Editorial: MU faculty still waiting for action on pay
"They sang about tomorrow but tomorrow never came" (Les Miserables).
Indeed, the line ("...moving forward in terms of faculty compensation...") to the "song" in the Marshall University president's State of the University address last Tuesday, Sept. 25, was awfully familiar.
You see, in an Oct. 17, 2005, letter to the MU faculty, the president sang those beguiling lyrics that "Faculty salaries became a top priority for me when I became president." And that 2005 "top priority" announcement was immediately followed by a president-initiated study to examine low faculty salaries and "...remedy the situation." But the "remedy," which was to come "tomorrow", "never came."
Actually, the "remedy" went in reverse. MU full professor salaries were at 81.2 percent of their counterparts at peer institutions seven years ago and are at 73.6 percent now. Of course, from a Board of Governors "management" point of view, that is a very desirable outcome. If you can run a business and produce as much "product" as your competitors while paying your employees only 73.6 percent of the "industry" average, you have accomplished something very significant, indeed.
That tomorrow never comes for faculty and staff should surprise no one. It certainly would be of no surprise to the intrepid Parthenon Editor, Melissa Huff, who wrote, presciently, in 1986; "I see nothing but petty promises on the horizon."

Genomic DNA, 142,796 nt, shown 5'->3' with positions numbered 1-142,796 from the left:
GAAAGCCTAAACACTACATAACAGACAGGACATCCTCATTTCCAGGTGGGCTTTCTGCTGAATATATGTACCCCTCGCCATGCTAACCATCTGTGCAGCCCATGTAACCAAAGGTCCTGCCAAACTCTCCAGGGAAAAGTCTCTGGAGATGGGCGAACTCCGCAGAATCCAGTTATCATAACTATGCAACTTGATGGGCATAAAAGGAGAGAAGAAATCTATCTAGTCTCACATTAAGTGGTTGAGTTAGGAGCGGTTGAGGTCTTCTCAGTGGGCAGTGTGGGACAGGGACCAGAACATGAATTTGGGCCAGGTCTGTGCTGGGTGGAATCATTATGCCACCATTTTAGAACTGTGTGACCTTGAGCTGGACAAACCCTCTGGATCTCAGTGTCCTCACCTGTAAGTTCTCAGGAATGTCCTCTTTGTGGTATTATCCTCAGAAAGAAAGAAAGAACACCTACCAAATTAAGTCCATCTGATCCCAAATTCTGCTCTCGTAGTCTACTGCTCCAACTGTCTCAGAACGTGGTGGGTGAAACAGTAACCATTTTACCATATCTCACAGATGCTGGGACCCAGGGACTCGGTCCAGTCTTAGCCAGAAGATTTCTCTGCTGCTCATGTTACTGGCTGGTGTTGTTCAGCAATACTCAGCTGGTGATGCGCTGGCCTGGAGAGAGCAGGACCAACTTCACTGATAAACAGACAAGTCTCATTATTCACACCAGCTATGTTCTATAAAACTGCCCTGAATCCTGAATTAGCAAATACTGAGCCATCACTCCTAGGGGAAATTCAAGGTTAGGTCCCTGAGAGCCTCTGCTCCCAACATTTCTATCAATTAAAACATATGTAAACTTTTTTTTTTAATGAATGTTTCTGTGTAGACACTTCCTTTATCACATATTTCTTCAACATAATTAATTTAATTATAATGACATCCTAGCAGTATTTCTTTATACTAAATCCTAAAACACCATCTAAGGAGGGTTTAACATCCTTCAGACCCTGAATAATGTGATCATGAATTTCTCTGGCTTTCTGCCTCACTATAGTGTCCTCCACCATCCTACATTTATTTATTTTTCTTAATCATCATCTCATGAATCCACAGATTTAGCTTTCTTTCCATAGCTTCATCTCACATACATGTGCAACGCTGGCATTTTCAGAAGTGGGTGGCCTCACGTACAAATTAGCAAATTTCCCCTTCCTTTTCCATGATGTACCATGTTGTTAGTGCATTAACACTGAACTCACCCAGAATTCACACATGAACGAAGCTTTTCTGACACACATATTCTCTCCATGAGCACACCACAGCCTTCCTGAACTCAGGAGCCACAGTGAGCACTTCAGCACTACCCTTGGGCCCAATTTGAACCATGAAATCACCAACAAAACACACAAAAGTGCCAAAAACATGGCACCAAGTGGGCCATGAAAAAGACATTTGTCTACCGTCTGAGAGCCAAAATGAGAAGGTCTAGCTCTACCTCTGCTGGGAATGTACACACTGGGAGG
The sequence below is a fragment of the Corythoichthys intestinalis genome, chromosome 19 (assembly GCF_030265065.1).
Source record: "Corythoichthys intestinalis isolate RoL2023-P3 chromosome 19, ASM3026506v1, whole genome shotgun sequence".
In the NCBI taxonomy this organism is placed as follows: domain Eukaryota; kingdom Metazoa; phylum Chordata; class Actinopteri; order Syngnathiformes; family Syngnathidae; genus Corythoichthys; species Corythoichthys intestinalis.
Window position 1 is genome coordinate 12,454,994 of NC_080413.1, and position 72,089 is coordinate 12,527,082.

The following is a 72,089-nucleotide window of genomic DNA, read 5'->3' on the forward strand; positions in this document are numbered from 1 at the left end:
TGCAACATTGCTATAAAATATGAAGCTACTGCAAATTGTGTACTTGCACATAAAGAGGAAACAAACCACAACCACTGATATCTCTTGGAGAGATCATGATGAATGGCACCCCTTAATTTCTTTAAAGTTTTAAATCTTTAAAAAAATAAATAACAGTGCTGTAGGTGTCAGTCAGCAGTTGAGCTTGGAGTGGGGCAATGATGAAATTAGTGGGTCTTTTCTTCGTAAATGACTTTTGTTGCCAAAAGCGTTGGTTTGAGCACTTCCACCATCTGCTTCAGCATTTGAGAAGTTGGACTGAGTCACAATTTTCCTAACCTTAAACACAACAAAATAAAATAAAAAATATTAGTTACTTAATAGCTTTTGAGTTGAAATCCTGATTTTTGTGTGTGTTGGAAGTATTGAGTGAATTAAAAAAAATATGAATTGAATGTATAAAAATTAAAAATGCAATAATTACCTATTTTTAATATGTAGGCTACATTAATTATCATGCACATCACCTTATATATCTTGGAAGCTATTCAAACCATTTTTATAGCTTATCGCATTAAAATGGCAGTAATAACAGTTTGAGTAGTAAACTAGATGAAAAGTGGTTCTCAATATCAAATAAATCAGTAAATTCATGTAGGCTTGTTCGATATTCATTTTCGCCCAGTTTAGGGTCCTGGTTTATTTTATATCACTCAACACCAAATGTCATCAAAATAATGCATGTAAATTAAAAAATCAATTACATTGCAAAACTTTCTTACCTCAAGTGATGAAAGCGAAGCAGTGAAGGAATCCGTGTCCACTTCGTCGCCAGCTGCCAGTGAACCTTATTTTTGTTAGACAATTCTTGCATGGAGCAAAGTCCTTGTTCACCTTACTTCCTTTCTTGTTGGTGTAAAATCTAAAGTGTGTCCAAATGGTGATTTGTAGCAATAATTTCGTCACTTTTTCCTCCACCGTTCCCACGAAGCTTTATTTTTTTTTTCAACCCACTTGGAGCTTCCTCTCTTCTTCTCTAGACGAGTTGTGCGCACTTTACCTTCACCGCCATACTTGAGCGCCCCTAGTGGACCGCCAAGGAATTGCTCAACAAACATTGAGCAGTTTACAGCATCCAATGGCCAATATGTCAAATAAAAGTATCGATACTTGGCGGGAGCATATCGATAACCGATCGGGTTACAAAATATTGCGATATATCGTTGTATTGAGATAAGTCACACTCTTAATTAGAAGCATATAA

And now we are treated to the "promise" from last Tuesday's address that "A committee is being formed with the Board of Governors to gather input from all involved and make strides toward improving pay for faculty which has been a perpetual issue at the university..." But the "strides," like the "remedy" before them, are already going backward. Meritorious faculty saw their "promised" merit pay eliminated this year, and thus they received nothing for their exemplary accomplishments.
Equity pay -- the money set aside to help the 73.6 percent-ers move ever so slightly toward their peer average -- was eliminated as well. So faculty got the double negative whammy..... and for what? Well, that breathtaking board-driven "presidential" pay increase had to come from somewhere. And now we know from where. You'd think some heed would have been given to Michael Useem's (management professor, the Wharton School) cautionary advice, to wit; "Any evidence that you're putting your personal gain ahead of your organization's welfare is one of the most discrediting things you can do in leadership."
It all comes down to an institutional/board example of "leadership" that incandescently illuminates our values. With MU administrative salaries considerably above their counterparts at peer institutions, the board has unambiguously demonstrated that what administrators do is highly valued, whereas what it is that our faculty do has very little value. It seems a strange message for an institution entrusted with the academic preparation of our citizens to be sending, but the board "values" message couldn't be clearer.
But the "strides" committee will be formed, and its members will talk and talk and talk, filling us with more "promises" on the horizon. Me, well, I'm simply taken by the attitude of Elisa Doolittle: "Don't talk of spring, don't talk of fall, don't talk at all; Show me!"
James E. Joy is a professor of biological sciences at Marshall University.
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